1. Education of the professional communities, including archeologists, agency managers, law enforcement personnel, and jurists, particularly in the areas of preservation law, policy and technology;
  2. Education of the citizenry at large to foster awareness and appreciation of both historic and prehistoric cultural resources and the importance of protecting and preserving those resources;
  3. A team approach to collection of data and evidence in investigative casework;
  4. Communication and cooperation among the agencies that, under the statute, are responsible for the joint administration of the law, including,
    • Effective monitoring of the condition of archeological resources by land managing agencies, and
    • Effective cooperation between law enforcement and cultural resource personnel in managing these resources; and
  5. Research and development of more effective protection measures.38

Related Federal Legislation

In addition to the statutes that specifically address cultural resources preservation, other legislation also recognizes the importance of historic and prehistoric site protection. While the preservation statutes themselves may be limited by weaknesses in certain areas, their enforcement potential may be increased by their function in tandem with other laws:

Department of Transportation Act (DOTA) 39
No program undertaken by the Federal Highway Administration, Federal Aviation Administration, Urban Mass Transit Administration, or the U.S. Coast Guard will be approved when it requires use of land from a historic site, whether of national, State, or local significance, unless there is no feasible and prudent alternative but to use such lands, and unless the program includes all possible planning to minimize harm to the historic properties (emphasis added). 40

National Environmental Policy Act (NEPA) 41
Because NEPA's Environmental Impact Statement (EIS) requirement applies to all proposed major Federal actions that may significantly affect the quality of the human environment, it.,has become an effective procedural statute that is applicable to cultural resources preservation. 42 The EIS must be prepared prior to such proposed actions. Both NEPA and NHPA apply only to Federal actions, and although these statutes neither specifically prohibit activities that may ultimately result in damage to or destruction of archeological resources nor require actions to preserve cultural resources, the courts have usually considered NEPA applicable to such resources, in that the natural environment includes our "historic and cultural heritage". 43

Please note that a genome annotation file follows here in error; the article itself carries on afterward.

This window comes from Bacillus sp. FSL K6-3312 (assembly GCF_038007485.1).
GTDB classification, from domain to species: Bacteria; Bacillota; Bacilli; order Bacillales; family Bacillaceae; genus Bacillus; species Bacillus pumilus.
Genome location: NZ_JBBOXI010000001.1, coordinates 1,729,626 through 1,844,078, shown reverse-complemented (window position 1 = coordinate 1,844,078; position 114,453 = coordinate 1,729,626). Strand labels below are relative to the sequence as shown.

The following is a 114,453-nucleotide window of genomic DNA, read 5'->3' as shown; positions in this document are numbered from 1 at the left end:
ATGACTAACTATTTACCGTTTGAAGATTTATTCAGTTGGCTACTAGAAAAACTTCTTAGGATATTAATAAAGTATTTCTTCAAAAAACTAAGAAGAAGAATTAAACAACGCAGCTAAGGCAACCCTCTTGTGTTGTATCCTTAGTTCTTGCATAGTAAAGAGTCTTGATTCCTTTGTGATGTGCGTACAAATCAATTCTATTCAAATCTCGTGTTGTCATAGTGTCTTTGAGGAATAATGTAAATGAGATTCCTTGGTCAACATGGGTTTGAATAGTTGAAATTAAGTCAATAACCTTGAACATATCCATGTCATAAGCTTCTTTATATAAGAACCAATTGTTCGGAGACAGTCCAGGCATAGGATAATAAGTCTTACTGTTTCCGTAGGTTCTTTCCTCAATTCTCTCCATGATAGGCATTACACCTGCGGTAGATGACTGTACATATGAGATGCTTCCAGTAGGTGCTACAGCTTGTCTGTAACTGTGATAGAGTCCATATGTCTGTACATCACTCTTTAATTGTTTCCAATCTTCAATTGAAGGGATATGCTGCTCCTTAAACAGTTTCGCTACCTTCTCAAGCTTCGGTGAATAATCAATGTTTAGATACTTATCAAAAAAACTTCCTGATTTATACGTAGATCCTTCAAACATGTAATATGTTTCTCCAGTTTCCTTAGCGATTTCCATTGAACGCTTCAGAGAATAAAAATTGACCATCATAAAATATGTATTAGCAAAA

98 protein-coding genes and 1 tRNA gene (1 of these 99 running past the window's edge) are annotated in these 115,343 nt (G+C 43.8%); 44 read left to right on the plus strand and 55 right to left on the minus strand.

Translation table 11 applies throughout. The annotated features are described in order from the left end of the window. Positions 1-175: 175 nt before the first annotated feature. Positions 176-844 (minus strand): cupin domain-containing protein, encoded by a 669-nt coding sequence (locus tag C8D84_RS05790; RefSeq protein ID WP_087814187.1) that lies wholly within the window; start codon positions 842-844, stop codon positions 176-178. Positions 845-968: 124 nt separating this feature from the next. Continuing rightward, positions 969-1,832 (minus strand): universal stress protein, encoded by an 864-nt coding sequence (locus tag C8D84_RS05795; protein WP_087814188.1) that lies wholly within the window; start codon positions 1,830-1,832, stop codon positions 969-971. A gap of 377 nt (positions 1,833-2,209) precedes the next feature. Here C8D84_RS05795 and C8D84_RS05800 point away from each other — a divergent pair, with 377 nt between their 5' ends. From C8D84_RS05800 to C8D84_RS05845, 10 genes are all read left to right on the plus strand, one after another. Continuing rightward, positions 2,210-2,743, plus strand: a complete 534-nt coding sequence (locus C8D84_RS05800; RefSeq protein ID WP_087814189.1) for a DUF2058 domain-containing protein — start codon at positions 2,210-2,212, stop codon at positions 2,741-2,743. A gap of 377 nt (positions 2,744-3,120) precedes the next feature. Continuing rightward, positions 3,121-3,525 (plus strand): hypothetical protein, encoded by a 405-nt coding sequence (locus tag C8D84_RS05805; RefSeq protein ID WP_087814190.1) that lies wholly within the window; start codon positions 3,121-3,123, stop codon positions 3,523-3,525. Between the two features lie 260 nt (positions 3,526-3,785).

American Indian Religious Freedom Act (AIRFA) 44
This Act seeks to protect and preserve traditional Native American, Eskimo, Aleut, and Hawaiian spiritual beliefs and practices by providing access to ancient sites for these Native peoples. AIRFA also provides for the use and possession of sacred objects by members of the Native American Tribes. Archeological site protection is a Federal activity related to AIRFA, since it directs the various agencies to consult with Native traditional religious leaders in a cooperative effort to develop and implement policies and procedures that will aid in determining how to protect and preserve Native American cultural and spiritual traditions. Section 10(a) of ARPA requires that uniform regulations be promulgated for ARPA after consideration of AIRFA.

Federal Collections Act of 1966 45